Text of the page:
I have too many places starred in Google Maps.
Chengdu Taste 2 in Rosemead — be sure to specify spicy, otherwise they’ll dumb down the spice level.
You might want to expand to San Gabriel, MP, Alhambra.
Pricey, but Chengdu Impression in Arcadia does a dinner tasting menu.
Rosemead itself? …or Rosemead adjacent? I recall you asking about best Sichuan other than Chengdu Taste or Szechuan Impression.
San Gabriel, Temple City and Arcadia are literally all minutes away, and Monterey Park and Alhambra only a few minutes more. If you’re on Valley in Rosemead, you’re probably less than 15 minutes away from any of the others.
If literally in Rosemead, Chengdu Taste, and for Hunan (peppery heat without the numbing), there’s Hunan Mao. There’s also Best Noodle House, which has a few dishes here some rave about. Even with the Sichuan boom, I think the only other Sichuan place within Rosemead is Si Chuan No. 1.
I’m taking the train to El Monte and meeting some friends who are driving, so anywhere in the general area.
#2 is the one at 8526?
Just caught this. Yes, 8526 Valley.
@JThur01 Thanks for catching that.
@robert Less of a wait at Chengdu Taste in Rosemead. There’s a chef’s special menu with interesting dishes as well (we liked the Kung Pao Pork Belly and the “Chef’s Special Chicken” — a braised dish containing jujube.). We also got the standard Sichuan dishes. The first time I went, one of the diners in my group who was actually from Chengdu city complained about the food not tasting authentic— as a result, the head chef came out; luckily he was down to earth and as jovial in person as his picture. My guest said she was from Chengdu city and the head chef said to her with a smile, “why didn’t you say so, I would’ve cooked it differently.” I’m guessing they toned down their seasoning after dealing with SGV diners not prepared for the true spice level. Be sure to order the plum osmanthus drink to cool down your palate.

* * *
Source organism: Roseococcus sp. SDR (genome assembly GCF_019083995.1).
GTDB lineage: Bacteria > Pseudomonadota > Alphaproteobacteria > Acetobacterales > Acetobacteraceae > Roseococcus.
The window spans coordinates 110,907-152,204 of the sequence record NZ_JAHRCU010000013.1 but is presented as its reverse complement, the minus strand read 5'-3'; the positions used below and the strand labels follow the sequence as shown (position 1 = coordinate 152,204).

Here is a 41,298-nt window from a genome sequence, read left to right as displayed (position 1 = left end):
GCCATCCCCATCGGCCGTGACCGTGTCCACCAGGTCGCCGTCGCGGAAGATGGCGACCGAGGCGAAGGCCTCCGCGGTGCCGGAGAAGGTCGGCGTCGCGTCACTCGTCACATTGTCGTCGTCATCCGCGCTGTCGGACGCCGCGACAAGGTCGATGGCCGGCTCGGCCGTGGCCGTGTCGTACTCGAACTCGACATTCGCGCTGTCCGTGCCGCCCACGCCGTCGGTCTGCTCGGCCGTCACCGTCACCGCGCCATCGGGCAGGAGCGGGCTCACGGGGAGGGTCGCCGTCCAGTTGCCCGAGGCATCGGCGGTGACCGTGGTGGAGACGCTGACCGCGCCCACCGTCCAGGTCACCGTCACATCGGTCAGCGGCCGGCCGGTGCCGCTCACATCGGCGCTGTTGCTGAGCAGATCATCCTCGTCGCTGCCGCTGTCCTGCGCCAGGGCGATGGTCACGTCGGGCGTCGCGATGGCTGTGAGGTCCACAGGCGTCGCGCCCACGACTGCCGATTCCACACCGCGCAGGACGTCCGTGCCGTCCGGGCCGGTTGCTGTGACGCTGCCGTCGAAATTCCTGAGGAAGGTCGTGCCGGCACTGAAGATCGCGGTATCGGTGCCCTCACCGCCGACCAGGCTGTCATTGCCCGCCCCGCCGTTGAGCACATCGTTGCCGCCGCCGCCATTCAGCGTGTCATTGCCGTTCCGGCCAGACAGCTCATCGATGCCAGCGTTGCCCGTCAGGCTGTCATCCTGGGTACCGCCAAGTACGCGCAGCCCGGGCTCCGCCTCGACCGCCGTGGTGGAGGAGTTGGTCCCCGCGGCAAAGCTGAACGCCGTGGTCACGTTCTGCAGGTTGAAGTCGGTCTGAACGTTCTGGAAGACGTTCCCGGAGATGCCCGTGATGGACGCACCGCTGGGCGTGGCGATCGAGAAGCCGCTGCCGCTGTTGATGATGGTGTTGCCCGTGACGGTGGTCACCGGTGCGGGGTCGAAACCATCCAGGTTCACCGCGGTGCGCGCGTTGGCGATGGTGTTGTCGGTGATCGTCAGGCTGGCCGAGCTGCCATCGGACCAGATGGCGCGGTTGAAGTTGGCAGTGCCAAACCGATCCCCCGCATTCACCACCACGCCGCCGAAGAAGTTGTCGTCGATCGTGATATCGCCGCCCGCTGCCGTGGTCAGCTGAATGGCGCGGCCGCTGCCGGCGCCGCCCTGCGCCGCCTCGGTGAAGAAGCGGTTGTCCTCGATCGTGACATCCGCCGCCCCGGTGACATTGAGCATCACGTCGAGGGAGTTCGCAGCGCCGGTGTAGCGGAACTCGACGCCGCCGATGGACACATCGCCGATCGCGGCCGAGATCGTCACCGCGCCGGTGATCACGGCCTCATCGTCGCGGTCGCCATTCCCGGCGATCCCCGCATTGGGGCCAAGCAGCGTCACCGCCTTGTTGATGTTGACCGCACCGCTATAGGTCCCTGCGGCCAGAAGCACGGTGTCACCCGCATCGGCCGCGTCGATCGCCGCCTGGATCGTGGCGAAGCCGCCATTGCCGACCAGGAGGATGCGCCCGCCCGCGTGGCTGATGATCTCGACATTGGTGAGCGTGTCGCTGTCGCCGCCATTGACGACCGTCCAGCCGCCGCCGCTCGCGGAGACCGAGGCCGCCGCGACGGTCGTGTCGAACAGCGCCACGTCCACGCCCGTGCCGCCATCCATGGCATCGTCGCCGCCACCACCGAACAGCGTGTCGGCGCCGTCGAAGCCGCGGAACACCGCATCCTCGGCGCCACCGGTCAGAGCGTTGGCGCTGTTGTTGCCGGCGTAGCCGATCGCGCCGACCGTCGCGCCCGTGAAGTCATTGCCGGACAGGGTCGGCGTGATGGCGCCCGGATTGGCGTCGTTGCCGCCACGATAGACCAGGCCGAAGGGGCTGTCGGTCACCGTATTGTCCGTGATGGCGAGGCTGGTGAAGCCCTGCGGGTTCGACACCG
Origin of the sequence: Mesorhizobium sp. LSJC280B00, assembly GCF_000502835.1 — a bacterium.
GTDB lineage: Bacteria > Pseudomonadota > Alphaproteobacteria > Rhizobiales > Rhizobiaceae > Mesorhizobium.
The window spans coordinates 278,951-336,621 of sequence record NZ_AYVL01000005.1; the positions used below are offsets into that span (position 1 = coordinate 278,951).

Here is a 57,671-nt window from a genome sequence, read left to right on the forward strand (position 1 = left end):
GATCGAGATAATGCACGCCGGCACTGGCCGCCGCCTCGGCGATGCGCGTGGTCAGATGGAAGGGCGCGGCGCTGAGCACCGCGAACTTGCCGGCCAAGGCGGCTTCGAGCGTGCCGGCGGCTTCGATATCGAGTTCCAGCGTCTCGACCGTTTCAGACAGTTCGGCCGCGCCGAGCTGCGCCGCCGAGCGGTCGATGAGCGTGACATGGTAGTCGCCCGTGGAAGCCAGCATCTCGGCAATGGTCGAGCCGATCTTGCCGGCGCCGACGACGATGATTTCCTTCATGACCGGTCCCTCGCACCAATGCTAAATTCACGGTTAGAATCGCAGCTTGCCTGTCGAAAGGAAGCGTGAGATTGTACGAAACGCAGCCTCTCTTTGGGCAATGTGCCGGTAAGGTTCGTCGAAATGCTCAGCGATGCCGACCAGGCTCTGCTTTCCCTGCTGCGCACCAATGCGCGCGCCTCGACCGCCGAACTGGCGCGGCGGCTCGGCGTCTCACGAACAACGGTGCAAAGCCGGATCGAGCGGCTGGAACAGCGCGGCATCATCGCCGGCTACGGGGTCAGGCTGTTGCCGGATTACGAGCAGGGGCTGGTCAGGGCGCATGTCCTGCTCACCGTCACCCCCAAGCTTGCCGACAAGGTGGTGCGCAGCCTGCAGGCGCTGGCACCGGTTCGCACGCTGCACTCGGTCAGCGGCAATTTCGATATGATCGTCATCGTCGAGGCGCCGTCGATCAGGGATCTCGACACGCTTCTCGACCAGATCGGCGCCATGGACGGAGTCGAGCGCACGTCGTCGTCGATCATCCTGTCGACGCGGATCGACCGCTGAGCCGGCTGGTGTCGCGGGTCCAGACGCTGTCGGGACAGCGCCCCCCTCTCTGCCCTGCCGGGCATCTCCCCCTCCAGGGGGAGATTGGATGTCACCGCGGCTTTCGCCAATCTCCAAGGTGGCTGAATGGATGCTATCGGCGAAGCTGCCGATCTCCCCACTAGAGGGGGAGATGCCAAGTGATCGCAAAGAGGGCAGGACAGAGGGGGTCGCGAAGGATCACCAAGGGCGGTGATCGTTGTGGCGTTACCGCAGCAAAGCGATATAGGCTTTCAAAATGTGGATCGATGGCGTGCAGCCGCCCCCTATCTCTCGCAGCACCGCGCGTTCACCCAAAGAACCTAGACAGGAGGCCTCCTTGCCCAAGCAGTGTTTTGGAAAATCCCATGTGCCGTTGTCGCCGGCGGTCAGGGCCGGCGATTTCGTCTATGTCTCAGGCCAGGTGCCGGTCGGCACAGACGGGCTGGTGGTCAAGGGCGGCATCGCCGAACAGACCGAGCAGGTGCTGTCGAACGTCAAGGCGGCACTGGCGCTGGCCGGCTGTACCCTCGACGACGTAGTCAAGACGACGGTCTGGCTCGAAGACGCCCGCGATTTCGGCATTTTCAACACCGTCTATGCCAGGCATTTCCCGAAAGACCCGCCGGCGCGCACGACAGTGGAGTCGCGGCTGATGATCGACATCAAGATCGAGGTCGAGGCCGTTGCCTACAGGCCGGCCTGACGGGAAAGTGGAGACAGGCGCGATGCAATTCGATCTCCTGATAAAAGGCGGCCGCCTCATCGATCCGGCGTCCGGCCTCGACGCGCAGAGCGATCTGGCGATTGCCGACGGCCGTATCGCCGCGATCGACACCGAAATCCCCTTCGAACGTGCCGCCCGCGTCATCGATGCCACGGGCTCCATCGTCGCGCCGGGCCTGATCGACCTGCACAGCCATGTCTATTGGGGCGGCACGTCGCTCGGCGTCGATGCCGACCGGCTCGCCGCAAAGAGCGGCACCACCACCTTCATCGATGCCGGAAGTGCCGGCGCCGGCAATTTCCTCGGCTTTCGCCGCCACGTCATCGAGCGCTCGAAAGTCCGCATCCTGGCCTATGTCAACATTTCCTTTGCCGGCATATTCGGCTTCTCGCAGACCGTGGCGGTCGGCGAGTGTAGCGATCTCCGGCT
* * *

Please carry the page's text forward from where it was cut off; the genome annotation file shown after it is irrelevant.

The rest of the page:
For something different, I suggest you try The Legendary in Alhambra. J Gold’s write up was pretty accurate. I’d consider skipping the fried chicken cubes in red pepper though b/c the ratio was something like 1:10 — do a bang bang and get the fried chix cubes somewhere else. The fish in boiling water/ peppercorns was ok, the cumin lamb chops were a highlight of our meal.
The Legendary Restaurant
2718 W Valley Blvd
Alhambra, CA 91803
Great meal at a very modest price given that it was roughly twice as much food as three of us were able to eat. Best version of toothpick lamb I’ve had, complex and well-balanced seasoning. Same for the mapo tofu. Potato was on point. The broth the fish was in was so salty I’m guessing you weren’t supposed to eat it, otherwise it was great, loved the abundance of bean sprouts. Never heard of Arden lettuce before, that was a nice foil to the excellent fatty pork shank. Wontons were solid though not as exciting as the other dishes.
Appeals to common decency are so rare these days.
I never saw the word “crura” to describe a food item, though it is, anatomically speaking, correct.
noun, plural crura [kroo r-uh] (Show IPA). Anatomy, Zoology.
the part of the leg or hind limb between the femur or thigh and the ankle or tarsus; shank.
a limb or process, as of a bone or other structure.
any of various parts likened to a leg or to a pair of legs.
On the menu it’s called “flavored pork hock.”
So if that pork is cooked with mushrooms, it’d be called tinea cruris… More yum.
I just think of the groin when I see “crura.”
And I think of the diaphragm.